Nick Saban took the sleeping giant at LSU and shook it awake, installing an aggressive defense and building the figurative fence around the border of the state. Saban kept at home the kind of talent that had won national acclaim, if not national championships, at other schools. Warrick Dunn and Travis Minor at Florida State; Marshall Faulk at San Diego State, Kordell Stewart at Colorado -- the list went on for years, and then it stopped.
Saban has gone 48-15 in five seasons in Baton Rouge. After failing to win the Big Ten in five seasons at Michigan State, Saban wanted a job coaching at the No. 1 school in a state. It took him two seasons to win a Southeastern Conference title and four to win the Tigers' first national title since 1958.
Saban made realistic what coaches had been saying for years, that LSU had everything necessary to win college football games. His replacement will have all those tools at his disposal, too. But the new coach will also have to deal with a public that believes their team should contend for a national championship every year.
The SEC coaches gossip wire crackled this fall when LSU began the season 3-2. Saban supposedly didn't like the short memory of fans who questioned his stewardship. That led to speculation that Saban would leave for the NFL, but what hasn't led to that the last few years? Saban's name has been linked to every NFL opening since the death of Vince Lombardi.
He has turned them all down, but the Miami Dolphins' job made him look longer. In an era when the door is closing on giving a coach complete control of the front office -- witness the lack of success of Mike Holmgren at Seattle and Butch Davis at Cleveland -- Saban got just such an offer. If he wanted to go to the NFL, Saban wouldn't get any better offer than Miami delivered.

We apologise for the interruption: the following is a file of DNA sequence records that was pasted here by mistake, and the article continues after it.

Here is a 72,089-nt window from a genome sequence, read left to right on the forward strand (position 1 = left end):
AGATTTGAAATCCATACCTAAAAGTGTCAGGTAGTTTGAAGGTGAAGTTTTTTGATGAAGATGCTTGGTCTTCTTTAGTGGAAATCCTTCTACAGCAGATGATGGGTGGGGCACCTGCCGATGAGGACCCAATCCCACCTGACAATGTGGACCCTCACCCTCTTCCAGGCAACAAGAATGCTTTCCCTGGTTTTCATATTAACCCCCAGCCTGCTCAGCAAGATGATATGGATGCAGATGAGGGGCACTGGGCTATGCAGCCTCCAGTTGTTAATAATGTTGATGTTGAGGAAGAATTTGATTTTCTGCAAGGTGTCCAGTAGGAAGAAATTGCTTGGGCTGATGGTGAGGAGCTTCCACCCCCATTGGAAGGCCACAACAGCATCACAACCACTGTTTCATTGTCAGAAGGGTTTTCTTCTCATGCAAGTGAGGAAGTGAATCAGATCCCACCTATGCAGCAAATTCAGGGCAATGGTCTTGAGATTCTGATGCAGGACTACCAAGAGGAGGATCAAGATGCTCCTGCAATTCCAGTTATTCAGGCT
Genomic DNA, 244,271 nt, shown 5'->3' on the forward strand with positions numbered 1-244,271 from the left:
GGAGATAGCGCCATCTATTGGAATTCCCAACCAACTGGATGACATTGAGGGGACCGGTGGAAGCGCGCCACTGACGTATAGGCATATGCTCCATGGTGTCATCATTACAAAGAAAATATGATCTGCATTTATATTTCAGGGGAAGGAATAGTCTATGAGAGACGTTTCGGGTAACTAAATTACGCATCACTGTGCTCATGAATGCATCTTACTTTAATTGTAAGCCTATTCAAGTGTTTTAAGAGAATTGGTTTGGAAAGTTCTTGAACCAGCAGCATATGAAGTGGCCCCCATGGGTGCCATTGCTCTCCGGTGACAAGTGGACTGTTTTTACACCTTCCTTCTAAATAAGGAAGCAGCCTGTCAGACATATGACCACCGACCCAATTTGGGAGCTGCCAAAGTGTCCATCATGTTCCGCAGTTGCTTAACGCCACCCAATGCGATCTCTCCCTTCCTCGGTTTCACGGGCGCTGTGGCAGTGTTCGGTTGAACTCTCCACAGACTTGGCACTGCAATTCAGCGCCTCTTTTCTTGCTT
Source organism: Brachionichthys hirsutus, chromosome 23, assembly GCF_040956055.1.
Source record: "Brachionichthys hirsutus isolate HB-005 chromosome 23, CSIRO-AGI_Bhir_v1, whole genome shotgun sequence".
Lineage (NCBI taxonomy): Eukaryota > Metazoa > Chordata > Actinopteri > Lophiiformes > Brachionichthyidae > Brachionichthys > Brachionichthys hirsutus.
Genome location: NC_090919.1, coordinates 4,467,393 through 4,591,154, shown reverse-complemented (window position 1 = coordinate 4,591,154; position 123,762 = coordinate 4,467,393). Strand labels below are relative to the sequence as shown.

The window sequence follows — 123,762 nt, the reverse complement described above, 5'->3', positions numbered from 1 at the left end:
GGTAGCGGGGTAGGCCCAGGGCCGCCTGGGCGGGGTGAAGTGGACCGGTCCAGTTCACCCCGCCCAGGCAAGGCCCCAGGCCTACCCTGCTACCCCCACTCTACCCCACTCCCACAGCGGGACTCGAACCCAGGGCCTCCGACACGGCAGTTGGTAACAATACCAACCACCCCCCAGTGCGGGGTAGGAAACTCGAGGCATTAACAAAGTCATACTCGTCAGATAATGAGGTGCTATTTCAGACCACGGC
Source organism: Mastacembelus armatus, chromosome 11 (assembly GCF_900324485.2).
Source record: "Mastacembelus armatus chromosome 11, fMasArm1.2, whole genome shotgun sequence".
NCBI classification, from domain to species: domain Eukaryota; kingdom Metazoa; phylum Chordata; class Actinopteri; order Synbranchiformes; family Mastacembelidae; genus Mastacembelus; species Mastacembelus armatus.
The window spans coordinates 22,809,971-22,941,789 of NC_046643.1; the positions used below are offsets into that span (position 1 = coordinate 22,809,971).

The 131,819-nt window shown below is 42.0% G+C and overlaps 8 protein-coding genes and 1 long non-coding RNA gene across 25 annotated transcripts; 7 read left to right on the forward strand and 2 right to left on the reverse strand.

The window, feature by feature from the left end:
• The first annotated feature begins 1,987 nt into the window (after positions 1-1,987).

So now LSU is in the job market, looking for someone who is more Nick Saban than Curley Hallman. The school wants someone whose knees won't shake under public scrutiny.
"Being a head coach in the SEC is a two-hands-on-the-wheel job," said Dan Radakovich, the No. 2 official in the LSU athletic department. "You play in front of relatively huge stadiums and passionate people week in and week out. This job is going to require someone to have a great deal of focus and a great deal of commitment to the program. That's what made Nick so successful."
The top two names mentioned are the last two head coaches at the University of Miami: Davis and Dennis Erickson, the embattled 49ers coach who won two national championships with the Hurricanes. Davis did a nice Moses imitation, getting Miami to the Promised Land but leaving before the Hurricanes cashed in for the 2001 championship.
Ironically, LSU and Davis flirted with one another five years ago. He stayed at Miami, and LSU turned to Saban.
When Davis resigned from the Browns earlier this season, he said he would not take a job this year, that he wanted to sit out a season to recuperate from the NFL grind. The lure of the LSU job will test his commitment to relax.
Erickson won at Washington State (a have-not), at Miami (have), at Oregon State (have-not), so it's time for this coaching lifer to go back to a have. LSU would be one heck of a life preserver for a coach going down with a sinking ship in San Francisco.
Two other names to consider at LSU are Oklahoma State coach Les Miles, who, like Saban at Michigan State, has won a lot but is stuck in the same state as a national power; and Tigers offensive coordinator Jimbo Fisher, who would like to take over for his boss. LSU, as Radakovich said, is looking for someone with head-coaching experience.
However, Fisher offers continuity for a winning program.
If LSU doesn't hire him, Fisher may have the opportunity to go to the Dolphins. If not, he may wind up at Clemson, where Tommy Bowden fired offensive coordinator Mike O'Cain earlier this month.
Ivan Maisel is a senior writer for ESPN.com. He can be reached at email@example.com.